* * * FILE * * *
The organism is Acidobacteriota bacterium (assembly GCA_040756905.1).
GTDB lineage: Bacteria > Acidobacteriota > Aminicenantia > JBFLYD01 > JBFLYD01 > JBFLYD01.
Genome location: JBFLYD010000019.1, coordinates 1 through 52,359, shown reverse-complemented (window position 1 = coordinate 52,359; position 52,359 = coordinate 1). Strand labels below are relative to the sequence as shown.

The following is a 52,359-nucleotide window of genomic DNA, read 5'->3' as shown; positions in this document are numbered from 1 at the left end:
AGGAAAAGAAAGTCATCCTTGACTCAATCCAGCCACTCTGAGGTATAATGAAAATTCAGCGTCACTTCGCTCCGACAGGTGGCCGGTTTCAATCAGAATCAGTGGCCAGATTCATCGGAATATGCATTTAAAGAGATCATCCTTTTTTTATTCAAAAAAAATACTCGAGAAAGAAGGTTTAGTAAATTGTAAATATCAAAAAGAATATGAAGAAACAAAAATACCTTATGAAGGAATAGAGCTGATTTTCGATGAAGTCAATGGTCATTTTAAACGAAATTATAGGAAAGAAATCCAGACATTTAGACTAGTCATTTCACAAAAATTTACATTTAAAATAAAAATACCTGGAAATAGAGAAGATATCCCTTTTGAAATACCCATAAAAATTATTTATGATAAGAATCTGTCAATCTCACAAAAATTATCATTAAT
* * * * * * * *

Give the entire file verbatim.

The organism is Acidobacteriota bacterium (assembly GCA_040756905.1).
GTDB lineage: Bacteria > Acidobacteriota > Aminicenantia > JBFLYD01 > JBFLYD01 > JBFLYD01.
Genome location: JBFLYD010000019.1, coordinates 1 through 52,359, shown reverse-complemented (window position 1 = coordinate 52,359; position 52,359 = coordinate 1). Strand labels below are relative to the sequence as shown.

The following is a 52,359-nucleotide window of genomic DNA, read 5'->3' as shown; positions in this document are numbered from 1 at the left end:
AGGAAAAGAAAGTCATCCTTGACTCAATCCAGCCACTCTGAGGTATAATGAAAATTCAGCGTCACTTCGCTCCGACAGGTGGCCGGTTTCAATCAGAATCAGTGGCCAGATTCATCGGAATATGCATTTAAAGAGATCATCCTTTTTTTATTCAAAAAAAATACTCGAGAAAGAAGGTTTAGTAAATTGTAAATATCAAAAAGAATATGAAGAAACAAAAATACCTTATGAAGGAATAGAGCTGATTTTCGATGAAGTCAATGGTCATTTTAAACGAAATTATAGGAAAGAAATCCAGACATTTAGACTAGTCATTTCACAAAAATTTACATTTAAAATAAAAATACCTGGAAATAGAGAAGATATCCCTTTTGAAATACCCATAAAAATTATTTATGATAAGAATCTGTCAATCTCACAAAAATTATCATTAAT